In January 2017, Cathy followed instructions for preparations for her right knee replacement – it was done without a hitch.  She studied the PT instructions during her 3 days in the hospital and soon realized after returning home, that she could manage the PT.  Having been a Candy Striper, and also having managed 2 nursing schools professionally, Cathy could take her own vitals and managed her Lovenox injections easily.  Dr. Griffin had done such a fine job that almost no pain medications were needed.  After 10 days (with Dr. Griffin’s permission to drive), Cathy again drove to her PT sessions.  Weeks later when she was about to be released from PT, she took pictures of the equipment her therapist had regularly used, and found similar machines at her gym on Redstone Arsenal in order to continue exercising after PT ended.

That PT prep and continued exercising proved most helpful when Cathy’s left knee was replaced in September that same year.  This time Dr. Griffin carefully made 2 incisions: first to remove the metal he had meticulously put in place to repair the crushed tibia in 2012; and the second incision to replace the left knee. Dr. Griffin asked Cathy to arrange for her husband to take photos of her red and swollen left leg every day.  She then sent Dr. Griffin the pictures and circumference measurements as instructed every day for 2+ months.  These were the moments when Cathy and her husband again realized Dr. Griffin was superior among surgeons.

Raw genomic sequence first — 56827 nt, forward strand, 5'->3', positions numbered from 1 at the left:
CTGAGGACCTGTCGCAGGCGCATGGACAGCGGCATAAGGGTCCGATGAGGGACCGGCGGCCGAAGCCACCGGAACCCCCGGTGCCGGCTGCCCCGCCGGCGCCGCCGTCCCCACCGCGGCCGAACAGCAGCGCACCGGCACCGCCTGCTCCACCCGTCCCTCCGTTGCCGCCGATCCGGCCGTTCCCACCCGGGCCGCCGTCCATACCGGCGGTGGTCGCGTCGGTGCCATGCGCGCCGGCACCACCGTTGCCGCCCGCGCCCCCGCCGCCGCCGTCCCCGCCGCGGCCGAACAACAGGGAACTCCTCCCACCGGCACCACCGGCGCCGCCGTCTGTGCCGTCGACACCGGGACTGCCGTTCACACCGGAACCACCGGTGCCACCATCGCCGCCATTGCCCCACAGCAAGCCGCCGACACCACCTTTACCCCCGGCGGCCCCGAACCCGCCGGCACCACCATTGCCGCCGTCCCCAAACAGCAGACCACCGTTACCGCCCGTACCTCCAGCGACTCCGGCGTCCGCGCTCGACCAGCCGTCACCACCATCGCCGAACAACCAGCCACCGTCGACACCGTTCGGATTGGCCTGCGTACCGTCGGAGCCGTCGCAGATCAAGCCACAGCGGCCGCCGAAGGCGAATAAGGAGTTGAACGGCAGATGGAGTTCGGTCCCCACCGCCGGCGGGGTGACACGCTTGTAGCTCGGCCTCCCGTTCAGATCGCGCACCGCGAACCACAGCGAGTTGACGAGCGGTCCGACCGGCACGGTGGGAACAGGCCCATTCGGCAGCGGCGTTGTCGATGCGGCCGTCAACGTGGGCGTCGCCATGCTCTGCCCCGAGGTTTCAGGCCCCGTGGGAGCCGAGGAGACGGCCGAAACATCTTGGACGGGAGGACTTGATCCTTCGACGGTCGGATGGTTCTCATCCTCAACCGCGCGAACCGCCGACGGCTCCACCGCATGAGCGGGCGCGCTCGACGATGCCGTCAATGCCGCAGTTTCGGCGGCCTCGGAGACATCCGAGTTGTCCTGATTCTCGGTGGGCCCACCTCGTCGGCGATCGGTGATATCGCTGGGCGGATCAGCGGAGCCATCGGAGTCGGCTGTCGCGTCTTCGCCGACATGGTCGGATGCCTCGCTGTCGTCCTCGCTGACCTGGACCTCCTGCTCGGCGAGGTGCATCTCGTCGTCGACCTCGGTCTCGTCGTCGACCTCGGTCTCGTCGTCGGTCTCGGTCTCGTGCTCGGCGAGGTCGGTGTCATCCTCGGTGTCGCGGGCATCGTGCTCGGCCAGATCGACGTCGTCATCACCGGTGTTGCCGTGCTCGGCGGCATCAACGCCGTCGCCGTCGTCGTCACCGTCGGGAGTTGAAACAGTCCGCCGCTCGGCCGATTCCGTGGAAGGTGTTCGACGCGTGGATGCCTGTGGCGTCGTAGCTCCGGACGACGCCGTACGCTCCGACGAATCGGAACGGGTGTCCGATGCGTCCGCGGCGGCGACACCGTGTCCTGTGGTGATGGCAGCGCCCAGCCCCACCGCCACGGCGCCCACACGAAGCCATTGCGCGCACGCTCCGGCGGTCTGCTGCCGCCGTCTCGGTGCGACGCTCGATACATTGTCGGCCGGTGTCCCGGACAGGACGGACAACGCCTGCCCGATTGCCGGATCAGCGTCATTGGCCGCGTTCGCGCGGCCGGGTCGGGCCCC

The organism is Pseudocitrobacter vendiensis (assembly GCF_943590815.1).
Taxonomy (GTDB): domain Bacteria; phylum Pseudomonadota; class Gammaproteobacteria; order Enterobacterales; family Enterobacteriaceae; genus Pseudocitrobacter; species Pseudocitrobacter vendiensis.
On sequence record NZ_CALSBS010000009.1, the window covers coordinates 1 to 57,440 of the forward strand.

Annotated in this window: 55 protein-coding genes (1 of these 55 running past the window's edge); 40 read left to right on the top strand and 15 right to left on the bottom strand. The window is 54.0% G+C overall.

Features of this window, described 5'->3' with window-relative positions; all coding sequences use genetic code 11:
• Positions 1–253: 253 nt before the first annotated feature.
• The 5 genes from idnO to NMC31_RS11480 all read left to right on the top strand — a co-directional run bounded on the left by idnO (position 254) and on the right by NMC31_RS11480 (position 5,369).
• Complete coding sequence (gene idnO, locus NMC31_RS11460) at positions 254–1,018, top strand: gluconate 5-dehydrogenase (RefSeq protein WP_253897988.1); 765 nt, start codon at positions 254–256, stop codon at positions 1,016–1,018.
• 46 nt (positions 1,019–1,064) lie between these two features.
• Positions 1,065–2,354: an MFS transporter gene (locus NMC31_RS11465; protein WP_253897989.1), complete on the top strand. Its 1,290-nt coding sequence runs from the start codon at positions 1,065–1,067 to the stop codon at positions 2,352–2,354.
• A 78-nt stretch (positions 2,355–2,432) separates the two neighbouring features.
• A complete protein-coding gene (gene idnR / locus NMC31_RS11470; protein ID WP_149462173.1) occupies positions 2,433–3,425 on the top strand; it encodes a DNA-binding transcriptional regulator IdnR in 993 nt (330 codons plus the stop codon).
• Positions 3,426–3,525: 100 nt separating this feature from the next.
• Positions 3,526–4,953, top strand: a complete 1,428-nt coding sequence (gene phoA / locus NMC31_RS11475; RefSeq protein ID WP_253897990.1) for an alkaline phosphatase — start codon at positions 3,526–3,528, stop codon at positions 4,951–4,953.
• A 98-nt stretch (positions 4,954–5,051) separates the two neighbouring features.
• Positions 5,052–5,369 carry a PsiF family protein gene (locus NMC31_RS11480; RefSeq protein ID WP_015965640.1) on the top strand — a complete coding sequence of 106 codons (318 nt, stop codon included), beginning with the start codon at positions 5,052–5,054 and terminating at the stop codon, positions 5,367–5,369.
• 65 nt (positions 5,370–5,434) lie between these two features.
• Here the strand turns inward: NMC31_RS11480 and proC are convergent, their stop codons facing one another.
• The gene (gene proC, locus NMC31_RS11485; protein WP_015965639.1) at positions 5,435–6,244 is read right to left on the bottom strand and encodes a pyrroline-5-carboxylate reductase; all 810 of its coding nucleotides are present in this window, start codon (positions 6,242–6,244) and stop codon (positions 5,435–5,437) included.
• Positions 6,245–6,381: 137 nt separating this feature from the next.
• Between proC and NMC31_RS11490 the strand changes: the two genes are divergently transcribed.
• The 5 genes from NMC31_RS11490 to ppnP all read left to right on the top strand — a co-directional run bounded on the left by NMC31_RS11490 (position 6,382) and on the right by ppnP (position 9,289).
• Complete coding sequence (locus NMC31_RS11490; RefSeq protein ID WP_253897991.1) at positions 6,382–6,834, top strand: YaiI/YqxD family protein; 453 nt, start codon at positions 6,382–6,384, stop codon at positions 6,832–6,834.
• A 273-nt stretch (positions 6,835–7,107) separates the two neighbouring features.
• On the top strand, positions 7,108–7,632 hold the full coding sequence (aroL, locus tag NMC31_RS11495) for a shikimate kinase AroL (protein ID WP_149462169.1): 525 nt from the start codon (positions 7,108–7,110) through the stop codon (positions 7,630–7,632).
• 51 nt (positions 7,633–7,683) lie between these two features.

Cathy is happy to be walking, if usually with a cane, but she’s mostly free of pain.  Amid the craziness of 2020, Cathy’s husband took her to Nashville to buy a professional Precor recumbent bicycle to keep muscles toned when gyms closed. At her annual checkup with Dr. Griffin, he thought this would be wise.

If Cathy ever needs surgery again, she hopes she can return to Dr. David Griffin; she knows him to be the best! Dr. Griffin provides clear instructions and makes sure they are being followed at every follow-up appointment.  He stays on top of his patients’ progress indefinitely – her next annual follow-up will be March 2021.  Cathy hopes Griffin stays in Huntsville and never retires within her lifetime.

Back in 2012 Cathy knew Dr. Griffin was special as she sat in his waiting room and she met two of Dr. Griffin’s other patients. One had flown in from California for his follow-up appointment, and the other lived in Florida.  “I’ve never known any doctor with such a grand following – like me, these patients didn’t want any other surgeon either.  He is that good,” says Cathy.

Dr. David B. Griffin

Dr. David Griffin is a member of The Orthopaedic Center Trauma Team and Joint Replacement Team. He is board-certified in orthopaedic surgery and has completed fellowship training in orthopaedic hip and pelvis replacement and reconstruction. His goal is to provide comprehensive care for severe injuries. Dr. Griffin offers trauma care in a timely and appropriate fashion to increase the potential for significant recovery. His patients always receive a detailed explanation of procedures in order to ease their concerns.

Request an appointment today!